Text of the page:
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(Photo courtesy of Greater Madison Convention and Visitor's Bureau)
(Photo courtesy of Greater Madison Convention and Visitor's Bureau)

Madison, WI — A city on lakes

Ranked by Forbes magazine as one of the best places to live in America, Madison, WI, is perhaps the prettiest capitol city in the world. Built on an isthmus of land between two lakes, there are actually five lakes in the surrounding area. Nearly 250,000 people call Madison home and, thanks to the University of Wisconsin, the city is a mecca of cultural activities, arts, sports, museums and more than 260 parks offering plenty of things to do for people of all ages.

Since more than half the city’s population is under 30, there is a vibrant night life and ample outdoor recreational opportunities. An efficient public transportation system allows you to park downtown and take unlimited buses anywhere in the city for $4.50 per day per person. But, many of the more popular activities are within walking distance of the downtown area.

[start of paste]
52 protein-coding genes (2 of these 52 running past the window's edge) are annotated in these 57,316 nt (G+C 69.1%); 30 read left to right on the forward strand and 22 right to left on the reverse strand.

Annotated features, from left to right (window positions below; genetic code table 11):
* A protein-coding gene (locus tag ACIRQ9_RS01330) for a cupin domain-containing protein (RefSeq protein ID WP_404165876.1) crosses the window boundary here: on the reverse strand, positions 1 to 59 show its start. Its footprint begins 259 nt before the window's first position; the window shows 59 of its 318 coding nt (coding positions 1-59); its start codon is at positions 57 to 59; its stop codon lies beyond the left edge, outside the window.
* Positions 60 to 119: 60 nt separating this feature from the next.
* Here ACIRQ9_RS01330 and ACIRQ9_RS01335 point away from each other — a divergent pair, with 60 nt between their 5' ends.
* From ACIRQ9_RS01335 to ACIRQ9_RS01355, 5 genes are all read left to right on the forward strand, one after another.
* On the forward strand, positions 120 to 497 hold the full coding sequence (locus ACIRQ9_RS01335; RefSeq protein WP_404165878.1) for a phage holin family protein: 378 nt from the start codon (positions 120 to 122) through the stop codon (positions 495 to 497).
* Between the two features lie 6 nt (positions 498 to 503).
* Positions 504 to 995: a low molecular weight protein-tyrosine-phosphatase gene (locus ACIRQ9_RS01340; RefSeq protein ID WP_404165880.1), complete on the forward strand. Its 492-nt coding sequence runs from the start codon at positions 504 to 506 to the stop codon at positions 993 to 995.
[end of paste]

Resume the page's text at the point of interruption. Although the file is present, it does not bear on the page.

Here are some of the most common places to visit in Madison:

(Photo courtesy of Greater Madison Convention and Visitor's Bureau)
(Photo courtesy of Madison Area Convention and Visitor’s Bureau)

The Wisconsin State Capitol Building was built in 1917 and modeled after the U.S. Capitol in Washington, D.C. In fact, the Wisconsin Capitol boasts of the only granite dome in America and is only a foot or so shorter than the nation’s capitol. Free guided tours are offered daily during which visitors learn about the 43 varieties of stone used to form the building as well as the 26 historical paintings and intricate mosaic art that adorn its walls. The building is open to the public weekdays from 8 a.m. to 6 p.m., and weekends and holidays from 8 a.m. to 4 p.m.

If you visit during the summer months, make sure to check out the fourth floor observation deck that offers outdoor 360-degree views of Madison and the surrounding area. Saturday mornings from April to November, more than 300 vendors surround the capitol square to sell produce at the Dane County Farmer’s Market. You can buy fresh bakery items, farm-grown vegetables, flowers, meat and, of course, farm-fresh squeaky cheese curds.

Wisconsin State Capital
Wisconsin State Capital